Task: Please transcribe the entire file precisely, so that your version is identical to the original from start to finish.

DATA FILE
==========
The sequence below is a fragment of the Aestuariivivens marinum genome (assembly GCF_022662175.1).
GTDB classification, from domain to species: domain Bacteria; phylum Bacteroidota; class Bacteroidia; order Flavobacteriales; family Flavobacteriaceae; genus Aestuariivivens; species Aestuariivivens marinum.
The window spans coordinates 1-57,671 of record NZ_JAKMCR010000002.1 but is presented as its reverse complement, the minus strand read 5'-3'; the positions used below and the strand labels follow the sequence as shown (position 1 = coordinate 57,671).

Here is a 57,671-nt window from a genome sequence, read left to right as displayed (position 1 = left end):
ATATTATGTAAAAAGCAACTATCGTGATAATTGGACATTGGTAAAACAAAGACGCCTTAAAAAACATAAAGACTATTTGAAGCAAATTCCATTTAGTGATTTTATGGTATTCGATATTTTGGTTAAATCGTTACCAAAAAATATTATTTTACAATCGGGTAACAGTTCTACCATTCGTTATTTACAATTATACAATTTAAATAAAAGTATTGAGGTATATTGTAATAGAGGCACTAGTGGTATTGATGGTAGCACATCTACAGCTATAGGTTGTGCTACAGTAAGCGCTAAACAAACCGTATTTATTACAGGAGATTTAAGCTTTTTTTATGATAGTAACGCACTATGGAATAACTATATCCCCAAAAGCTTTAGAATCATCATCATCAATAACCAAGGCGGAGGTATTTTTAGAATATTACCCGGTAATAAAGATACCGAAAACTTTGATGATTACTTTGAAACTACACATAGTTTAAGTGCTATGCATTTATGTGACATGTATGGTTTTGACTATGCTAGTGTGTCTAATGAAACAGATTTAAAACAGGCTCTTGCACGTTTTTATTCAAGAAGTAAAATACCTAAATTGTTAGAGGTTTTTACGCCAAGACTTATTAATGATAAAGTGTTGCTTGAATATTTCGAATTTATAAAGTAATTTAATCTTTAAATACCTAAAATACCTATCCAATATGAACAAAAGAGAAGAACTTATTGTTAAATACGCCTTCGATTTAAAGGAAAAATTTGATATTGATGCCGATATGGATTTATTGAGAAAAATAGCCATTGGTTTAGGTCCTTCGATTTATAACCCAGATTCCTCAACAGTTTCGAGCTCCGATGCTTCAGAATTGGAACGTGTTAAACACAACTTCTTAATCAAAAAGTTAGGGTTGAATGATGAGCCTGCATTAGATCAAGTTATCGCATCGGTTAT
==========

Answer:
The sequence below is a fragment of the Aestuariivivens marinum genome (assembly GCF_022662175.1).
GTDB classification, from domain to species: domain Bacteria; phylum Bacteroidota; class Bacteroidia; order Flavobacteriales; family Flavobacteriaceae; genus Aestuariivivens; species Aestuariivivens marinum.
The window spans coordinates 1-57,671 of record NZ_JAKMCR010000002.1 but is presented as its reverse complement, the minus strand read 5'-3'; the positions used below and the strand labels follow the sequence as shown (position 1 = coordinate 57,671).

Here is a 57,671-nt window from a genome sequence, read left to right as displayed (position 1 = left end):
ATATTATGTAAAAAGCAACTATCGTGATAATTGGACATTGGTAAAACAAAGACGCCTTAAAAAACATAAAGACTATTTGAAGCAAATTCCATTTAGTGATTTTATGGTATTCGATATTTTGGTTAAATCGTTACCAAAAAATATTATTTTACAATCGGGTAACAGTTCTACCATTCGTTATTTACAATTATACAATTTAAATAAAAGTATTGAGGTATATTGTAATAGAGGCACTAGTGGTATTGATGGTAGCACATCTACAGCTATAGGTTGTGCTACAGTAAGCGCTAAACAAACCGTATTTATTACAGGAGATTTAAGCTTTTTTTATGATAGTAACGCACTATGGAATAACTATATCCCCAAAAGCTTTAGAATCATCATCATCAATAACCAAGGCGGAGGTATTTTTAGAATATTACCCGGTAATAAAGATACCGAAAACTTTGATGATTACTTTGAAACTACACATAGTTTAAGTGCTATGCATTTATGTGACATGTATGGTTTTGACTATGCTAGTGTGTCTAATGAAACAGATTTAAAACAGGCTCTTGCACGTTTTTATTCAAGAAGTAAAATACCTAAATTGTTAGAGGTTTTTACGCCAAGACTTATTAATGATAAAGTGTTGCTTGAATATTTCGAATTTATAAAGTAATTTAATCTTTAAATACCTAAAATACCTATCCAATATGAACAAAAGAGAAGAACTTATTGTTAAATACGCCTTCGATTTAAAGGAAAAATTTGATATTGATGCCGATATGGATTTATTGAGAAAAATAGCCATTGGTTTAGGTCCTTCGATTTATAACCCAGATTCCTCAACAGTTTCGAGCTCCGATGCTTCAGAATTGGAACGTGTTAAACACAACTTCTTAATCAAAAAGTTAGGGTTGAATGATGAGCCTGCATTAGATCAAGTTATCGCATCGGTTAT